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Black-White Imprisonment Rate Disparity Down 40% In Two Decades

Over the first two decades of this century, the disparity between Black and white state imprisonment rates fell by 40 percent. In 2020, Black adults were imprisoned at 4.9 times the rate of white adults, down from 8.2 times in 2000, the Council on Criminal Justice reports. Half of the disparity reduction occurred in the first five years of the century. The rate of narrowing slowed in more recent years. Black-white disparities in state imprisonment rates fell across all four offense categories—violent, property, drug, and public order—with the largest drop in the drug category. Disparity in drug imprisonment rates fell 75 percent and accounted for about half of the overall decrease in the Black-White imprisonment rate disparity. In 2020, responses to the COVID-19 pandemic led to a 15 percent drop in the state prison population. That decline did not result in a change in Black-white imprisonment disparities. Faster growth in the nation's Black population contributed more to its imprisonment rate decline than did white adult resident population growth. The Black-white disparity in prison admission rates fell from 7.4 in 2000 to 3.2 in 2019. The admission rate for Blacks fell by about half while it increased by 11 percent for Whites. The racial disparity in admissions fell by more than 80 percent for drug offenses and by almost 55 percent for property offenses between 2000 and 2019. A disparity of about 2-to-1 remains for those crimes. While the Black-white disparity in prison admission rates declined, disparity in the length of stay in prison increased and accounted for a growing portion of total disparity. The expected length of stay in prison for Black adults increased from 2.2 to 2.5 years, while for White adults it fell from 2 to 1.8 years.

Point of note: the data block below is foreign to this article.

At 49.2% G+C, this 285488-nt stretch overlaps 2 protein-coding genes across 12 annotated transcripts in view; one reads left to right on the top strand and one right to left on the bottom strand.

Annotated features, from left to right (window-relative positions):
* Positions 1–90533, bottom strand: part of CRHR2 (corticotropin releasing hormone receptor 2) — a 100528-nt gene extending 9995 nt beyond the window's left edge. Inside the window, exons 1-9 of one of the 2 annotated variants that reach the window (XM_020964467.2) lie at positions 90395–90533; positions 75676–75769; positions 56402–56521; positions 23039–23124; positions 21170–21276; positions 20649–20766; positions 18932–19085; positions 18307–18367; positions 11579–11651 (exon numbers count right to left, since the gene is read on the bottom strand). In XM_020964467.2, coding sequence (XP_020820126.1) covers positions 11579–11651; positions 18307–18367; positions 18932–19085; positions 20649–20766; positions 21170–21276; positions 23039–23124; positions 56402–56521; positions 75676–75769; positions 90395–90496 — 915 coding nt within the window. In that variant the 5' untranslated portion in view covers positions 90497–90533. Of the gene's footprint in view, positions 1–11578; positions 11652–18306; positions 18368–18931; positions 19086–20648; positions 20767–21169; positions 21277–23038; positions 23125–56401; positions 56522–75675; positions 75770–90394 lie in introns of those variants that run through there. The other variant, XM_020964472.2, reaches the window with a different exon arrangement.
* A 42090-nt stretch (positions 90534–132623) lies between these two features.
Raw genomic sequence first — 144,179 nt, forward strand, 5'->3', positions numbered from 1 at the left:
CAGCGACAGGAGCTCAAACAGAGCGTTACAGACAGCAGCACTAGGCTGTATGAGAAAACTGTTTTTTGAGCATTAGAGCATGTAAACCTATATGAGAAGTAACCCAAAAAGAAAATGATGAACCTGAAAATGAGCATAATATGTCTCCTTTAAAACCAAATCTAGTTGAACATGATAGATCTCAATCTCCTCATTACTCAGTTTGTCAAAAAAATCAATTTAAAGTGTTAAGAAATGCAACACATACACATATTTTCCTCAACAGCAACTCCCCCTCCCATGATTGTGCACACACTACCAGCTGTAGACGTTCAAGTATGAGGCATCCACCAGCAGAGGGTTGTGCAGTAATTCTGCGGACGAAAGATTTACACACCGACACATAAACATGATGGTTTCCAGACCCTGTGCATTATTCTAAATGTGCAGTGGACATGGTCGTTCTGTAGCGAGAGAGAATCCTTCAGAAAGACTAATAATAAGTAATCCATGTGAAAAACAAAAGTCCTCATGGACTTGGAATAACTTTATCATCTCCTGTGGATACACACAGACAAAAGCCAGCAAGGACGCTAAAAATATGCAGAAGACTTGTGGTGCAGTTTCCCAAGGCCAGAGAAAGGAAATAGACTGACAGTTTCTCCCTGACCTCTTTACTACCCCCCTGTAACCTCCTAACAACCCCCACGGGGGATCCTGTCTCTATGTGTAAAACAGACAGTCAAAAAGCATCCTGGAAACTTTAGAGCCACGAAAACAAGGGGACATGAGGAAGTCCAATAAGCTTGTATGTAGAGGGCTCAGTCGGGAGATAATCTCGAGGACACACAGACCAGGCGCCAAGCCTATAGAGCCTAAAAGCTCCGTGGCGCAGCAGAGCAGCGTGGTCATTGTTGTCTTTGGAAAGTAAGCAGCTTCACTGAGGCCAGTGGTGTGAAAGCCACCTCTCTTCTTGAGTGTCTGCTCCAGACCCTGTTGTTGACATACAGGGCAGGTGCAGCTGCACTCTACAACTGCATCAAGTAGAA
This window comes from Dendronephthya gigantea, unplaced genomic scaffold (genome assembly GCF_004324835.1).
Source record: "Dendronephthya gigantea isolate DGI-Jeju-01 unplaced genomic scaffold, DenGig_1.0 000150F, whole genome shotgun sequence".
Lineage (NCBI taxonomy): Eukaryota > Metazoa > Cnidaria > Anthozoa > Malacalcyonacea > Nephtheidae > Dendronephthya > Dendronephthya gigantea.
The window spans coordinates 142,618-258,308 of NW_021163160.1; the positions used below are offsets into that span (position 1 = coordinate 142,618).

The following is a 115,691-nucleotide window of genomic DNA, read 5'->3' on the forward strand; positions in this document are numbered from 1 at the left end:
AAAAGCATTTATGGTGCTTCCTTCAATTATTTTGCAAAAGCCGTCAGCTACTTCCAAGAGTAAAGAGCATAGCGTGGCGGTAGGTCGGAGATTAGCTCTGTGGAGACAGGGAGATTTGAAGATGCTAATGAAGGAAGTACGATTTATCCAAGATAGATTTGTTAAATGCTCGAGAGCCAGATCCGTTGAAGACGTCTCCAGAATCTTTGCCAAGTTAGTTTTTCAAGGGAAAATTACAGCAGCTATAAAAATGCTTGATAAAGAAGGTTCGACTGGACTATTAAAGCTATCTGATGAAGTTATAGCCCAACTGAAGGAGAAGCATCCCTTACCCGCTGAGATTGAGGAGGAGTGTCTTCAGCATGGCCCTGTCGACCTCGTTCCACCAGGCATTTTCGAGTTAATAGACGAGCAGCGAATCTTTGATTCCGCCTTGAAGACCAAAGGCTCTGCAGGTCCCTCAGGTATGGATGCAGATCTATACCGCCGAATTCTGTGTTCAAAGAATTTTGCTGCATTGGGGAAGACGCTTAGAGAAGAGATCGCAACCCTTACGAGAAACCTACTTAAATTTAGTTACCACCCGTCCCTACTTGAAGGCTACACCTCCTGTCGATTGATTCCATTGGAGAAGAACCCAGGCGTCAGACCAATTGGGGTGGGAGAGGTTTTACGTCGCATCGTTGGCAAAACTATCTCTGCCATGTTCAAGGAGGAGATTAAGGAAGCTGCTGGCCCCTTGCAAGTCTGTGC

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A daily report co-sponsored by Arizona State University, Criminal Justice Journalists, and the National Criminal Justice Association

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